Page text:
GREENLAND – The Geological Survey of Greenland has determined that the Maniitsoq Structure on that country’s west coast is “the remains of a gigantic meteorite impact.” The announcement was made on June 28, 2012, to coincide with the publication of a paper on that topic in Earth and Planetary Science Letters (Elsevier).
The news was brought to CMJ’s attention in a news release from North American Nickel (NAN) of Vancouver. The company is explorating certain claims in the Maniitsoq area, and for those of us who know anything about Sudbury, the site of a large meteor strike may turn out to be a rich source of nickel, copper and platinum group metals.
According to NAN, the authors of the paper postulate that crustally contaminated intrusions of the Greenland Norite Belt (GNB) are products of the impact. The company has been exploring the GNB because the main belt is over 70 km long and as wide as 15 km, and it is comprised on noritic intrusions that show evidence of crustal contamination, believed to be important in the formation of nickel-copper sulphide ores.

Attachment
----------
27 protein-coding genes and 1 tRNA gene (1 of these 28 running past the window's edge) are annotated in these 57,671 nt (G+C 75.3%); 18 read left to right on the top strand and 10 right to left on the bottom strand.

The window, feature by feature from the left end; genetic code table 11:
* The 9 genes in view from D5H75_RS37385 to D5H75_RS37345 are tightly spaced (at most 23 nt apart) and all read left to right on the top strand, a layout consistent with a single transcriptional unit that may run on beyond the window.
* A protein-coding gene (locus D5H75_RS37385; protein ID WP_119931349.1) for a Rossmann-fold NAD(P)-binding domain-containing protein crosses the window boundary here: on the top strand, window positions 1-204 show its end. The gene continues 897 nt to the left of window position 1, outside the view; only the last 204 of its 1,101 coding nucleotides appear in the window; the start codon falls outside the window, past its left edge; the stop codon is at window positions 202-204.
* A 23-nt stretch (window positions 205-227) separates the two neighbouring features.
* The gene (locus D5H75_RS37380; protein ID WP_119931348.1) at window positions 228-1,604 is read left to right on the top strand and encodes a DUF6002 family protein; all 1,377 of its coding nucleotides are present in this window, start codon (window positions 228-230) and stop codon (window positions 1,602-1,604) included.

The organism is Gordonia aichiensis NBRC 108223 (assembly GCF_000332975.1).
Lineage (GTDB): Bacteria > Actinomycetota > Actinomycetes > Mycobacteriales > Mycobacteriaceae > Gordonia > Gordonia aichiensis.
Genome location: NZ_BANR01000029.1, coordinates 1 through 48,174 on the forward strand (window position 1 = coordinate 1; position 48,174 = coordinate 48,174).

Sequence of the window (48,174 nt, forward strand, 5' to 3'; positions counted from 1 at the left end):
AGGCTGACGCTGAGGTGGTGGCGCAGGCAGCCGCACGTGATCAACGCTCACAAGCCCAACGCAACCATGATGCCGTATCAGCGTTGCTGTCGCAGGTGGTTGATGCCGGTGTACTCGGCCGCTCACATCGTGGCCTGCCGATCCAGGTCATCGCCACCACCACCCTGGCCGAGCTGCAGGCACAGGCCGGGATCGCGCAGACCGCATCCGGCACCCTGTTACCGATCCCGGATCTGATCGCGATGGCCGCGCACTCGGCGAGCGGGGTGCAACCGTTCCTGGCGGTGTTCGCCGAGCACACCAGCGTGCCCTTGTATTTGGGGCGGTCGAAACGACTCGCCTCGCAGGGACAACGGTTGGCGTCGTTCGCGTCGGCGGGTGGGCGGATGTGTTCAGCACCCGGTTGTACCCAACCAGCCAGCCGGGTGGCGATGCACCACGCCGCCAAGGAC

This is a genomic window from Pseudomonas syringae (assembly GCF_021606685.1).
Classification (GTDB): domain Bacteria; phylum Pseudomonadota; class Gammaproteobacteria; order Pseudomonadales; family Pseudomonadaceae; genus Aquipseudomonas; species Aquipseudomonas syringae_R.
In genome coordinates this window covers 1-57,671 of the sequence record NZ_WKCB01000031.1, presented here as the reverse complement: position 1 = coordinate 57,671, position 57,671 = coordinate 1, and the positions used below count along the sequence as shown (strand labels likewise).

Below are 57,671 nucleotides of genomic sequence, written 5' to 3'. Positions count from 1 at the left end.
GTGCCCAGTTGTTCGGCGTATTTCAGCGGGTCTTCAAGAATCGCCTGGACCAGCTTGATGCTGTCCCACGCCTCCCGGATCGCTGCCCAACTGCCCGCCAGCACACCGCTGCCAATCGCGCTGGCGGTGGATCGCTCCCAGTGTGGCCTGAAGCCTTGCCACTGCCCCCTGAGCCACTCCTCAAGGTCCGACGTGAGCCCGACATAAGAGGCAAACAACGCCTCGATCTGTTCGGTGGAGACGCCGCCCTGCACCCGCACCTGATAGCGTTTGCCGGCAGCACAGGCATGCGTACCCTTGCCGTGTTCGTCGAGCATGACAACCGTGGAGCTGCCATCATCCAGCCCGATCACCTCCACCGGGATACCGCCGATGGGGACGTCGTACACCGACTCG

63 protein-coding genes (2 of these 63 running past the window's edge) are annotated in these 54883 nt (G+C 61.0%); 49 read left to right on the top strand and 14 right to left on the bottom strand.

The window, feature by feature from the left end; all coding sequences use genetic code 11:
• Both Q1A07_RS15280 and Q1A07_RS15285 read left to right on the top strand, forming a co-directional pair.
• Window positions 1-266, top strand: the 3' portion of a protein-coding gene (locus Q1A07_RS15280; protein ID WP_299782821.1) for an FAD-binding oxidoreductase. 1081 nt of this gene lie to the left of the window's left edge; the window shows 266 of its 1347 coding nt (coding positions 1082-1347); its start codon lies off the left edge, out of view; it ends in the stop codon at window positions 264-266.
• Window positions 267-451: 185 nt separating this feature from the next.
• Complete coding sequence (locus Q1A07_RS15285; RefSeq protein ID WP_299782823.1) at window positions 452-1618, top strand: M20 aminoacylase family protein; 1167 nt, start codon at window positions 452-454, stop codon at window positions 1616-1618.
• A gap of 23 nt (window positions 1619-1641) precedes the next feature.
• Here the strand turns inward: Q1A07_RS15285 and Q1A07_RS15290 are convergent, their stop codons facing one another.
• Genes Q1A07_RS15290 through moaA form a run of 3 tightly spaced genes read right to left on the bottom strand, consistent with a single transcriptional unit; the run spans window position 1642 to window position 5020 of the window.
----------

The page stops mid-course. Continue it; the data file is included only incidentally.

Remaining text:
Scientists studying the Maniitsoq crater believe it is 3.0 billion years old. The previously oldest known crater is the 300-km-wide Vredefort crater in South Africa. Canada’s own Sudbury Basin is thought to have been formed by a meteor impact 1.9 billion years ago.
Whether or not NAN can find sufficient economic mineralization at Maniitsoq to contemplate developing a mine is not certain. But the company’s optimism appears to be well founded.
The rest of us who are curious about the event can visit virtually at UniverseToday.com/96047/oldest-impact-crater-on-earth-discovered-in-greenland/.